Prime Minister Jacinda Ardern says she's "gutted" to learn of the death of New Zealander Abby Hartley in a Bali hospital.
Hartley, 41, was on a second honeymoon when she became ill. She had been in an induced coma in hospital with her family by her bedside. She had been taken to hospital at the start of August. The Hamilton woman died on Sunday.
Her family had asked the Government for help to medevac her back to New Zealand but Ardern ruled out the assistance.
Today the Prime Minister offered her condolences to the Hartley family.
"I learned yesterday, late afternoon, of Abby's passing. There's no doubt that this obviously is gutting and including for all the New Zealanders who reached out to support the family," Ardern said on Radio NZ.
"The money was raised to bring her home and it is incredibly sad that that opportunity just didn't eventuate."
Ardern said she had been surprised, while working with the Ministry of Foreign Affairs (Mfat), by the number of New Zealanders who sought and were given consular support every year.
"Over 200 cases where medical issues arise where Mfat does provide support. That support just doesn't extend to bringing them home and hasn't done, and nor do really any of our international counterparts either."
Ardern said help could be provided to Kiwis abroad, but that did not absolve insurers of their obligations to customers.
"When it comes to significant medical events, then that's when we're always hoping and seeking the assistance of insurers to support New Zealanders, when there are situations like medevacs," she told TVNZ.
A Ministry of Foreign Affairs and Trade spokesman said the New Zealand Embassy in Jakarta was providing consular assistance to the family.
"We were saddened to learn that Abby Hartley has died," he said.
"Our thoughts are with Abby's family at this difficult time."
National Party leader Simon Bridges had said he had been contacted by concerned New Zealanders who had agreed to pay for the Medevac costs to return Hartley to New Zealand once she was strong enough.
"I learned late weekend and contacted [husband] Richard Hartley to pass my condolences on to him and his family and offer any help I could. He was very gracious," Bridges said today.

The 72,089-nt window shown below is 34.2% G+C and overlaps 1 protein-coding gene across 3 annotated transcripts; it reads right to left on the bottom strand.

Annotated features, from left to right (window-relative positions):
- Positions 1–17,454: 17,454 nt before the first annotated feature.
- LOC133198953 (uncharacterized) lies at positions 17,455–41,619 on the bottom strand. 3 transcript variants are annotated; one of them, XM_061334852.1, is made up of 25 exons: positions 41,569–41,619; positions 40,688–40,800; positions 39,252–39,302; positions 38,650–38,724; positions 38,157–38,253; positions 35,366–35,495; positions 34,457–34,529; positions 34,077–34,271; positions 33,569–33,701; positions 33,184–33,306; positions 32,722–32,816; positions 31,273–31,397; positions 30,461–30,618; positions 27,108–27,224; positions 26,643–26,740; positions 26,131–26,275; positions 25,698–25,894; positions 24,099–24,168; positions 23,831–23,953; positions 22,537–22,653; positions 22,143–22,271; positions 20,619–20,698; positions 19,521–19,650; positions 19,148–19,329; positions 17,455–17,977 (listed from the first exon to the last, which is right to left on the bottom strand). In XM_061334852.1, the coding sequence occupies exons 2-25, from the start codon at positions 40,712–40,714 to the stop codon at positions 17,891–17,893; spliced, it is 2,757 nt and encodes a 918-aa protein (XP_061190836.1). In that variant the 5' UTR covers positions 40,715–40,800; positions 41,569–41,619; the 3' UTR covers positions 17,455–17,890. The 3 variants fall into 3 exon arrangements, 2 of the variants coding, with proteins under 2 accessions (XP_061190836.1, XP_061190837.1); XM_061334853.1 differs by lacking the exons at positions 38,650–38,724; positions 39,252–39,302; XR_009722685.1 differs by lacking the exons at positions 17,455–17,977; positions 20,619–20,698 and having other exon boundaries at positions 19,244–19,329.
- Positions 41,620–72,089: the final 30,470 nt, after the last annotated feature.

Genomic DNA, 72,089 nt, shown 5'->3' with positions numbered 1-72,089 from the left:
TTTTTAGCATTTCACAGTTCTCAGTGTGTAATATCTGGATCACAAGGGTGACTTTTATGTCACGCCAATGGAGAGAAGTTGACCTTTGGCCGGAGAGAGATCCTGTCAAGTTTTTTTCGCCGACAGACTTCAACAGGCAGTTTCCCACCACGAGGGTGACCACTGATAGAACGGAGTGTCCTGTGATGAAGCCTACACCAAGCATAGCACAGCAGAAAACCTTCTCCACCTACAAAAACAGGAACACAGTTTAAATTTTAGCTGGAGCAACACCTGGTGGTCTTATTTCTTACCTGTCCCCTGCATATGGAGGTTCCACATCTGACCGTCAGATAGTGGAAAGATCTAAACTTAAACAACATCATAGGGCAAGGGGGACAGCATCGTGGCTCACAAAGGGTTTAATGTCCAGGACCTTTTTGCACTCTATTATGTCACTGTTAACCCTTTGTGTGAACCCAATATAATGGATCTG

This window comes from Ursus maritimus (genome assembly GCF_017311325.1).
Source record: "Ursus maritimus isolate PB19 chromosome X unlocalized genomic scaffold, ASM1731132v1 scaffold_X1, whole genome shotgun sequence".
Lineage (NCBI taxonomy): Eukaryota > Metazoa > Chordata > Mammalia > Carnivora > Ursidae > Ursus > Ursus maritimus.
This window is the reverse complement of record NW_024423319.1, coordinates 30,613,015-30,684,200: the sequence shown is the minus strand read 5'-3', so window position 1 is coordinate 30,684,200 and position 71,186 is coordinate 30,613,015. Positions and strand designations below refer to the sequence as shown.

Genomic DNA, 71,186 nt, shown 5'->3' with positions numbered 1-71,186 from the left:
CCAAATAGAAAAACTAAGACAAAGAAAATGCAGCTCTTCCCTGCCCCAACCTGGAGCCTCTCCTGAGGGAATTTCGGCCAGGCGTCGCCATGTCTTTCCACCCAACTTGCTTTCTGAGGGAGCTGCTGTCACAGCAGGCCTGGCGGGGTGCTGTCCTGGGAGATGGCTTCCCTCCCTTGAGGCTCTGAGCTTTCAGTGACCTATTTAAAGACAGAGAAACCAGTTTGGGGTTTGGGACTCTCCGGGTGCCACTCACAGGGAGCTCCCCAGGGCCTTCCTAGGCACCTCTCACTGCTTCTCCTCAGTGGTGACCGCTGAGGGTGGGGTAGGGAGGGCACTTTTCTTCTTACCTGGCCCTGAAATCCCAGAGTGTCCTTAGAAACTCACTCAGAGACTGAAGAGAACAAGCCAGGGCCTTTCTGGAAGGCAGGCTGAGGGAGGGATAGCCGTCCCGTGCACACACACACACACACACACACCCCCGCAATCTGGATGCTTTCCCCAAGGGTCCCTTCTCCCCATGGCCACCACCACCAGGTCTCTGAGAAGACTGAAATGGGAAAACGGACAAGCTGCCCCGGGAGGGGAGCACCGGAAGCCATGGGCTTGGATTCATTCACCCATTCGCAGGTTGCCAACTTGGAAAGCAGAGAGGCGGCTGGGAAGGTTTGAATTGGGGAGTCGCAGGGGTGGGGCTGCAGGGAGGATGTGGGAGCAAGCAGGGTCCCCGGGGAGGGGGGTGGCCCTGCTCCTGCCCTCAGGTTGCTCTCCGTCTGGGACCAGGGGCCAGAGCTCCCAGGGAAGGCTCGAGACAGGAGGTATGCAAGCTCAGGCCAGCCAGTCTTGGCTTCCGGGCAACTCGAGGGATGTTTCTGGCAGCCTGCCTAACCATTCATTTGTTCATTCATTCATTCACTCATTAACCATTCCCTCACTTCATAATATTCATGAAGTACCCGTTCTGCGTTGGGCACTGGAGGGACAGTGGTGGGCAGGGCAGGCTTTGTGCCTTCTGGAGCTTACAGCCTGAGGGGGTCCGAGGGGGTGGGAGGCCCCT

"I am incredibly saddened for Richard and his family about Abby - my heart really goes out to them at this awful time."
Hartley fell ill at the start of last month while holidaying at the tourist destination and was eventually placed in an induced coma on August 15.
She had contracted septicaemia, and her hospital bill was well over $100,000. Her insurance company refused to pay the bill, telling her family her illness related to a pre-existing condition.
A Givealittle page to help fund her return to New Zealand raised more $230,000 after the Government refused to intervene.
ACT leader David Seymour, who had lobbied to bring Hartley home, said his thoughts were with the family.
"Our whole country's thoughts are with them now and I just hope that they can do their best to celebrate Abby's life," he said.
"They went away for their second honeymoon, which was supposed to be a special time and then you get this kind of complication and completely unexpectedly end up in this massive saga over when does your insurance cover you and not cover you and who should pay.
"New Zealanders raised $238,000 voluntarily which is probably the only positive story in the whole thing. It is just a tragedy."
Abby's husband Richard said the family had originally hoped to be able to fly her home on a commercial flight, which would have cost up to $60,000, taking up about 10 seats to cover her stretcher, medical equipment, doctor and nurse.
When Abby's condition deteriorated the only way to have got her home was via specialised emergency aircraft, which could cost up to $160,000.
Ardern said earlier the situation was "deeply distressing" and was a case where their insurance company should step up.
"Ultimately, what we hope is in these cases that insurers really step in and assist families when they have situations like this," Ardern said.
Hartley's husband wrote to the Government for help to bring his wife home, however, Foreign Affairs Minister Winston Peters said it wasn't possible.
Richard Hartley had told the Herald it makes the family's mind "boggle as to why they don't understand that the insurance will not pay out".
"Winston said this at the end of his letter. Why they couldn't help 50/50 with us. Maybe take it out of our taxes like a term loan?
"But hey, I am not an accountant that works for the Government. Insurance is based on risk factor; we lost," he said.